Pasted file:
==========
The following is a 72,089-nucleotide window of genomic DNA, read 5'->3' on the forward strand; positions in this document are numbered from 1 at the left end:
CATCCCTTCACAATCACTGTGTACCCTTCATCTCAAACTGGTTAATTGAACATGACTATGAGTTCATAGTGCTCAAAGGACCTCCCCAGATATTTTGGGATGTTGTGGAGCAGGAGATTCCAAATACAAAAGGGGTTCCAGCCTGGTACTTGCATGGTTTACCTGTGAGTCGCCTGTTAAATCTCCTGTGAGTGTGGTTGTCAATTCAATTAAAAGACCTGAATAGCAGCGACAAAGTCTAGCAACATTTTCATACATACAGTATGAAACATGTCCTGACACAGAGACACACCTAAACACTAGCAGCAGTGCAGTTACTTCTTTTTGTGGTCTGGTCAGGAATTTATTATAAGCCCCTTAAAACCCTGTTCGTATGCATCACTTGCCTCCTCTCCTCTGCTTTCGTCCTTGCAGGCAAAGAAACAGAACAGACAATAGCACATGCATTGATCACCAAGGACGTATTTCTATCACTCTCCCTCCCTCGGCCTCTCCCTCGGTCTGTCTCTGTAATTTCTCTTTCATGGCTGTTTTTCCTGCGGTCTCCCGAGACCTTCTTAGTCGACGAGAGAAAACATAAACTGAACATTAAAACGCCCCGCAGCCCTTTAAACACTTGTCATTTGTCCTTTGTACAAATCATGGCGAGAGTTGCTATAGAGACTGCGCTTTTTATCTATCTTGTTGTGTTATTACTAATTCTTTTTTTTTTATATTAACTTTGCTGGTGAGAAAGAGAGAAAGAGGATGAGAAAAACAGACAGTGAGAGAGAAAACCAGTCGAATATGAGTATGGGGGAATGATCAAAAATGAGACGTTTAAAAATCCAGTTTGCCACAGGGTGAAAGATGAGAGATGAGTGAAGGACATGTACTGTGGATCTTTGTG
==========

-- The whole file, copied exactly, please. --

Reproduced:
The following is a 72,089-nucleotide window of genomic DNA, read 5'->3' on the forward strand; positions in this document are numbered from 1 at the left end:
CATCCCTTCACAATCACTGTGTACCCTTCATCTCAAACTGGTTAATTGAACATGACTATGAGTTCATAGTGCTCAAAGGACCTCCCCAGATATTTTGGGATGTTGTGGAGCAGGAGATTCCAAATACAAAAGGGGTTCCAGCCTGGTACTTGCATGGTTTACCTGTGAGTCGCCTGTTAAATCTCCTGTGAGTGTGGTTGTCAATTCAATTAAAAGACCTGAATAGCAGCGACAAAGTCTAGCAACATTTTCATACATACAGTATGAAACATGTCCTGACACAGAGACACACCTAAACACTAGCAGCAGTGCAGTTACTTCTTTTTGTGGTCTGGTCAGGAATTTATTATAAGCCCCTTAAAACCCTGTTCGTATGCATCACTTGCCTCCTCTCCTCTGCTTTCGTCCTTGCAGGCAAAGAAACAGAACAGACAATAGCACATGCATTGATCACCAAGGACGTATTTCTATCACTCTCCCTCCCTCGGCCTCTCCCTCGGTCTGTCTCTGTAATTTCTCTTTCATGGCTGTTTTTCCTGCGGTCTCCCGAGACCTTCTTAGTCGACGAGAGAAAACATAAACTGAACATTAAAACGCCCCGCAGCCCTTTAAACACTTGTCATTTGTCCTTTGTACAAATCATGGCGAGAGTTGCTATAGAGACTGCGCTTTTTATCTATCTTGTTGTGTTATTACTAATTCTTTTTTTTTTATATTAACTTTGCTGGTGAGAAAGAGAGAAAGAGGATGAGAAAAACAGACAGTGAGAGAGAAAACCAGTCGAATATGAGTATGGGGGAATGATCAAAAATGAGACGTTTAAAAATCCAGTTTGCCACAGGGTGAAAGATGAGAGATGAGTGAAGGACATGTACTGTGGATCTTTGTG